DURBAN - HIS Majesty King Misuzulu KaZwelithini paid his respects to his late grandmother queen Thomozile Jezangani Ndwandwe, who is buried at Umkhumbane Freedom Park, in Mayville.
This is after the prayer service to mark one year since the death of his late father, King Goodwill Zwelithini, on Saturday at KwaKhangalemankengane palace.
King Misuzulu was accompanied by his wife, queen Ntokozo Mayisela Zulu, who said she felt honoured to be setting her foot where Queen Thomozile’s remains were stored.
Queen Thomozile died in 1959 and her remains were lost at the Chesterville Cemetery before being found and reburied in Cato Manor in 2011.
Speaking at the ceremony, Queen Ntokozo spoke about how proactive
Queen Thomozile was, and said she also did not believe that women should sit around and do nothing.
She said the king was birthed by strong women, which made her realise nothing would stand in his way.
“The king will conquer everything because he is surrounded by strong women,” said Queen Ntokozo.
Talking about gender-based violence, she said it was hard for some women to leave their relationships because of what the man brought to the table.
She said: “I believe that the spirit of Queen Thomo of doing things herself and being an independent woman will conquer,” said Queen Ntokozo.
Speaking at the prayer, King Misuzulu said: “This is a holy day, as I am standing here, I am shivering.”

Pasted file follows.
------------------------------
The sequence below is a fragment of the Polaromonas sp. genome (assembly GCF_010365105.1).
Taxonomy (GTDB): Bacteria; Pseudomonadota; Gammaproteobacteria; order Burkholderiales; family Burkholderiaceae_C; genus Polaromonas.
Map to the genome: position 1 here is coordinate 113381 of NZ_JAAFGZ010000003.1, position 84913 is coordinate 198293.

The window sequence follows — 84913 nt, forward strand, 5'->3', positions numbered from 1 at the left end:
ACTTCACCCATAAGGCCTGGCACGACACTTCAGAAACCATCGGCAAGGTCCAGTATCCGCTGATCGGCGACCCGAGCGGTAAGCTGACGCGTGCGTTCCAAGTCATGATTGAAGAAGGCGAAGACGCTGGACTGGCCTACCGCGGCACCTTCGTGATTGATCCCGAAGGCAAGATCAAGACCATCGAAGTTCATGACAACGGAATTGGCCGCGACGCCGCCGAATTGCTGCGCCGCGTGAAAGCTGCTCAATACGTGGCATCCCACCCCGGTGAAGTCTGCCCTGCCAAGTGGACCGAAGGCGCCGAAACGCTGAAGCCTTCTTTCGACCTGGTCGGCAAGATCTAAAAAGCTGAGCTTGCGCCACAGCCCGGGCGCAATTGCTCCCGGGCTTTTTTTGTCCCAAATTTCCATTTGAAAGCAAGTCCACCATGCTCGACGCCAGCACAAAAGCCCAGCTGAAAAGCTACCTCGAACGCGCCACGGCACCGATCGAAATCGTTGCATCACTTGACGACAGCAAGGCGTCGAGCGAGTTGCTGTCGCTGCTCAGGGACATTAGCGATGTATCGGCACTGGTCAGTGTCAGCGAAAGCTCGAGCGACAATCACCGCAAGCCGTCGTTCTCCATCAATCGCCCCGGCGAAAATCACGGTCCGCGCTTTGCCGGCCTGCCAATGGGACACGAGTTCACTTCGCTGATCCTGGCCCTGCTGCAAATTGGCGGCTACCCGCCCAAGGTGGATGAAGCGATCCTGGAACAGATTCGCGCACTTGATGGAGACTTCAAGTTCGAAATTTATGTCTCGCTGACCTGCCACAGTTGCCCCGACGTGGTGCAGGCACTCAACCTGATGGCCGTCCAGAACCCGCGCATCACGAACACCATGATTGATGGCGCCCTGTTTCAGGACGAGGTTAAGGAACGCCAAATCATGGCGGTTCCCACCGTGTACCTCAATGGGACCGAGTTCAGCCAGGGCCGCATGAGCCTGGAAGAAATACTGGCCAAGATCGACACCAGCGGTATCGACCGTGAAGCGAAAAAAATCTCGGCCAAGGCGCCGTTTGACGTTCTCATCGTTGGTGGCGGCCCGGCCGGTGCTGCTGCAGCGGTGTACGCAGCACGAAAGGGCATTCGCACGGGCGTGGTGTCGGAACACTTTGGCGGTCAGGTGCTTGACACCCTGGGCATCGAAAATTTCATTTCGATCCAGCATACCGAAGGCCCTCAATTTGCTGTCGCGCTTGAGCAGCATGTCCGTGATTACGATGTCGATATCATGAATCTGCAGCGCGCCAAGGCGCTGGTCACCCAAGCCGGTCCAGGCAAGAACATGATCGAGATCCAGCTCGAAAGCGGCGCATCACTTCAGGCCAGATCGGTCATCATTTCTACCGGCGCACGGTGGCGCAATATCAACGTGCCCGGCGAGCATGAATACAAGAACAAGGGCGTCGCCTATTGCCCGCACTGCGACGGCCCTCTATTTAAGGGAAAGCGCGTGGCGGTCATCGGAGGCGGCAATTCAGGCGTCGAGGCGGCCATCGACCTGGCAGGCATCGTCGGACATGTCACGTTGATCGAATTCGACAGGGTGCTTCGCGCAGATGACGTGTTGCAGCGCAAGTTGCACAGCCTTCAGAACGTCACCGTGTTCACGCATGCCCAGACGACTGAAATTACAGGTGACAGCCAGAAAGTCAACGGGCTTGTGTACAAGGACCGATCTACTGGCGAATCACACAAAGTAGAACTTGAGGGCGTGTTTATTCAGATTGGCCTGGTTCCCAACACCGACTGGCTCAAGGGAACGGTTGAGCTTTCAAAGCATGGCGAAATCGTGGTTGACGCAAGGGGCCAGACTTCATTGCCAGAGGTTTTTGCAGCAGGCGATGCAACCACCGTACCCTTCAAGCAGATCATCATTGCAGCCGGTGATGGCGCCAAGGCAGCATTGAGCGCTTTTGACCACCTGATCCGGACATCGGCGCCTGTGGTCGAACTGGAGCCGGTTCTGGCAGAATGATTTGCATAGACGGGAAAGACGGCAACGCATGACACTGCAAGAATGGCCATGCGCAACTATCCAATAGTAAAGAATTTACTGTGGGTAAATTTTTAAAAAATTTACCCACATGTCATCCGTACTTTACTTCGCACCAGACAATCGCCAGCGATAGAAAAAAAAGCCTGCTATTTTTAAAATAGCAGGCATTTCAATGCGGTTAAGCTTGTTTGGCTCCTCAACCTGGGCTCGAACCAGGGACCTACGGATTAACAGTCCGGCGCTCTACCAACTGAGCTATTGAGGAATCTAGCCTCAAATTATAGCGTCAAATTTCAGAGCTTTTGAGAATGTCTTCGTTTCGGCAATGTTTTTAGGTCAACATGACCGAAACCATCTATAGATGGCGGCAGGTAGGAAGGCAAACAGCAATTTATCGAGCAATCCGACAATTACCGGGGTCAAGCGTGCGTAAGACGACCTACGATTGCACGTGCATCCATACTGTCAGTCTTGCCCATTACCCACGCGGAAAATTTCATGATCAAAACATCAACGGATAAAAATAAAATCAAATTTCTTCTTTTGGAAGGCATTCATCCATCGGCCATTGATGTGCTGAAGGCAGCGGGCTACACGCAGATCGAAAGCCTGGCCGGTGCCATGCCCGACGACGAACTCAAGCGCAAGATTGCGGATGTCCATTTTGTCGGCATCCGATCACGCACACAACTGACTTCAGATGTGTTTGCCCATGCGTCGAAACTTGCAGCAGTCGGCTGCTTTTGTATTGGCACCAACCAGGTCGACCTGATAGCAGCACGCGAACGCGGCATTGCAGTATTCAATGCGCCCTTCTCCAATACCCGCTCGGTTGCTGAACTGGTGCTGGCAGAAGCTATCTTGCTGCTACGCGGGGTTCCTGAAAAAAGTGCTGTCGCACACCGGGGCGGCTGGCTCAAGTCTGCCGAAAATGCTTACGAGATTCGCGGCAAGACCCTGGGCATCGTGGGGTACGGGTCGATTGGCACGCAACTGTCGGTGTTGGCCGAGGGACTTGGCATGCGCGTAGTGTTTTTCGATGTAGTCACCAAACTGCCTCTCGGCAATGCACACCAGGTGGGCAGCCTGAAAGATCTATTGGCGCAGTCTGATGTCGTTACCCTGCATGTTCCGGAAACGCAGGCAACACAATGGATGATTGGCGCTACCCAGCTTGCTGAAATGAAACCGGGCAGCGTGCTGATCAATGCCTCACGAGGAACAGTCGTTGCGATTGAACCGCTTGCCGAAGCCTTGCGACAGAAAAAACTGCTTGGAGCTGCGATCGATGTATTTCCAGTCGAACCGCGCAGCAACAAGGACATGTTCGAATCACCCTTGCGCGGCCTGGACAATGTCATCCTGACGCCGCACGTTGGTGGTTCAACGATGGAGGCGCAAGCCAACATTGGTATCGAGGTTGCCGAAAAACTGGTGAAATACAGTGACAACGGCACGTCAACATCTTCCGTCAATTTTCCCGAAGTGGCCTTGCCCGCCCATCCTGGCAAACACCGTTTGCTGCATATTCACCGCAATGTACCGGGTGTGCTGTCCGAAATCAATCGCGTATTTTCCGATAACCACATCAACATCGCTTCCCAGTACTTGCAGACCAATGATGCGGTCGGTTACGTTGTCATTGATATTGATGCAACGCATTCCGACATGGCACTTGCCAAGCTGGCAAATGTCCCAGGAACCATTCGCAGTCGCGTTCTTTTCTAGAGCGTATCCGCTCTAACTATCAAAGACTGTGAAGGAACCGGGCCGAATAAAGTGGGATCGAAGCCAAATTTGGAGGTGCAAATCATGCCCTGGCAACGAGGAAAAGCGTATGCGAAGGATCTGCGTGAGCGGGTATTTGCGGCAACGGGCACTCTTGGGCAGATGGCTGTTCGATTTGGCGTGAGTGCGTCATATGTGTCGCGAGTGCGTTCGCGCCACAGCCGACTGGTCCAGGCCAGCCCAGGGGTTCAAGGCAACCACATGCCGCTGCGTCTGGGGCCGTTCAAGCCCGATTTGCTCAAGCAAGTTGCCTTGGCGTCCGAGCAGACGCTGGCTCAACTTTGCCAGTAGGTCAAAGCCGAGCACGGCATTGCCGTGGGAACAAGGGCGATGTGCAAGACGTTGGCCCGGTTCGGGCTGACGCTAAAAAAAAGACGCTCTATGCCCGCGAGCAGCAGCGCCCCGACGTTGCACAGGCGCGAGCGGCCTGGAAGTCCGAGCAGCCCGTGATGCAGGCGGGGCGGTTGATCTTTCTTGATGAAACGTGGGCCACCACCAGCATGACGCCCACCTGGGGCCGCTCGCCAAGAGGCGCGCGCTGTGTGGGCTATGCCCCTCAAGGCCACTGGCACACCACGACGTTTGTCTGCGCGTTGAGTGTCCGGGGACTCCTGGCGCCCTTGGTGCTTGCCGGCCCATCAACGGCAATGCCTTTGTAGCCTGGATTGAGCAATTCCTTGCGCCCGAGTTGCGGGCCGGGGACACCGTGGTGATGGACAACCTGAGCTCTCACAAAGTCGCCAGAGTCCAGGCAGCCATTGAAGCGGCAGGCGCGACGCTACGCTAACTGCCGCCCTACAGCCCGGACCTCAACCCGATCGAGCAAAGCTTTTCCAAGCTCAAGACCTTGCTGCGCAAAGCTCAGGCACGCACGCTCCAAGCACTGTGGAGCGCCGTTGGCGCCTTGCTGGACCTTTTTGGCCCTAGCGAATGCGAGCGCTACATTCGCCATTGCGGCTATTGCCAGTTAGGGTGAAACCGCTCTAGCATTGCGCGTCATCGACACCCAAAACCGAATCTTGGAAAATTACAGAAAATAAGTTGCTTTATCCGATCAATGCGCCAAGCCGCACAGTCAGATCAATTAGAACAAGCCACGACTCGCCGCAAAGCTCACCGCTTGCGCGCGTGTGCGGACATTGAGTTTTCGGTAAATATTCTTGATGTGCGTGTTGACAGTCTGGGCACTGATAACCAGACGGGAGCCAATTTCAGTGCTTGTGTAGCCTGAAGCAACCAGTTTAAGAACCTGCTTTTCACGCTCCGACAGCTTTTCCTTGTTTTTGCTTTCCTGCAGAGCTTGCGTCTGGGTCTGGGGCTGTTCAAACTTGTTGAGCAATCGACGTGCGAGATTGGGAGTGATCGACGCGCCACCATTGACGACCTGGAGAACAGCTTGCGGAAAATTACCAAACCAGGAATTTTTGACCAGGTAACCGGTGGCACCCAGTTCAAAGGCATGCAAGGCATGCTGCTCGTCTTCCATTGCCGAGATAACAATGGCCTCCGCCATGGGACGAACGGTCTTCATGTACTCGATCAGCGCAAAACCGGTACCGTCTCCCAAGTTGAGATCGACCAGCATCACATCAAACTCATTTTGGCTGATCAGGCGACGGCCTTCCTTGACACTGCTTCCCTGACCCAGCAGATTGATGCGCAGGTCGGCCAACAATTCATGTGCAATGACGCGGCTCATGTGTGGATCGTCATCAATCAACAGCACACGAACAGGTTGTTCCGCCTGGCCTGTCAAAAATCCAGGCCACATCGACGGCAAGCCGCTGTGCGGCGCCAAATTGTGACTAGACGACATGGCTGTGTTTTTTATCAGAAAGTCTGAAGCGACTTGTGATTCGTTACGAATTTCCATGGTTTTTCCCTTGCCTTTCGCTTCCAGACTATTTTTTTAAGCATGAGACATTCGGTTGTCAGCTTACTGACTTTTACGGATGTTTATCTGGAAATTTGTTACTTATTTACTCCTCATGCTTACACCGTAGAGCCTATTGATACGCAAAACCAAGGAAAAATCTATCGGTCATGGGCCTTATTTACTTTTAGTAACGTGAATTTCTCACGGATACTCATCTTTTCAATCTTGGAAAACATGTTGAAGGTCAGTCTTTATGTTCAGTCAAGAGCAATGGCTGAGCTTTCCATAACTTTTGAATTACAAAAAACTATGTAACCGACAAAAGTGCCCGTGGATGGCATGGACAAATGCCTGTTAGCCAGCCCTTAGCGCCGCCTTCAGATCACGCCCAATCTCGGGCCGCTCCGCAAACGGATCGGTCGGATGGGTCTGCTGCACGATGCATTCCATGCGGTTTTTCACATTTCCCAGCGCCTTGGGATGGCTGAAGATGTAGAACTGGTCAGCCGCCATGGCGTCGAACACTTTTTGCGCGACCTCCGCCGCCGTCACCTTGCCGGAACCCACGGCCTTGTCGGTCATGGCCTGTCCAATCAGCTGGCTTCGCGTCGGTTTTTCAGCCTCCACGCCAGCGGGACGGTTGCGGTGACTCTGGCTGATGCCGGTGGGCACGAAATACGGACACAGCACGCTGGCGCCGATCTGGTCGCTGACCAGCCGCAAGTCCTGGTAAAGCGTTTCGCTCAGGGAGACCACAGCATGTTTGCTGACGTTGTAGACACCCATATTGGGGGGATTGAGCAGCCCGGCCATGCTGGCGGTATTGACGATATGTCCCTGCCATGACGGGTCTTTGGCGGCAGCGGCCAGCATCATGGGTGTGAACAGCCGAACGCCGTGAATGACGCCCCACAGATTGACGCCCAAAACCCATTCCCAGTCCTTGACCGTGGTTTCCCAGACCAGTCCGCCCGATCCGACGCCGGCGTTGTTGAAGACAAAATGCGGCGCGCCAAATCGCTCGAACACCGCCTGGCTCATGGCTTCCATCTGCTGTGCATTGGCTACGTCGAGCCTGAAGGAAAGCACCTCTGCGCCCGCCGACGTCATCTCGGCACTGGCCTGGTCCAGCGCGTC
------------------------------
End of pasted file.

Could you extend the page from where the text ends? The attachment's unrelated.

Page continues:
The king expressed gratitude towards everyone who played a role in finding the remains of his late grandmother. He said his father was in pain for years because he did not know where his mother’s remains were.
The king further praised the Ndwandwe family, saying that the Ndwandwe blood ran through his veins because his late mother, Queen Mantfombi Dlamini’s grandmother, was a Ndwandwe, and his father King Zwelithini’s mother was an Ndwandwe.
The king further advised the Zulu nation to be respectful and peaceful like his grandmother.
“Zulu, let us be strong, respect and move forward because they are watching us. Let us respect women,” said King Misuzulu.
He said people should not destroy infrastructure when they wanted to address their grievances.
“We are lucky in South Africa because we have a democratic government. However, if there is something that you are not happy about, do not destroy infrastructure,” said King Misuzulu.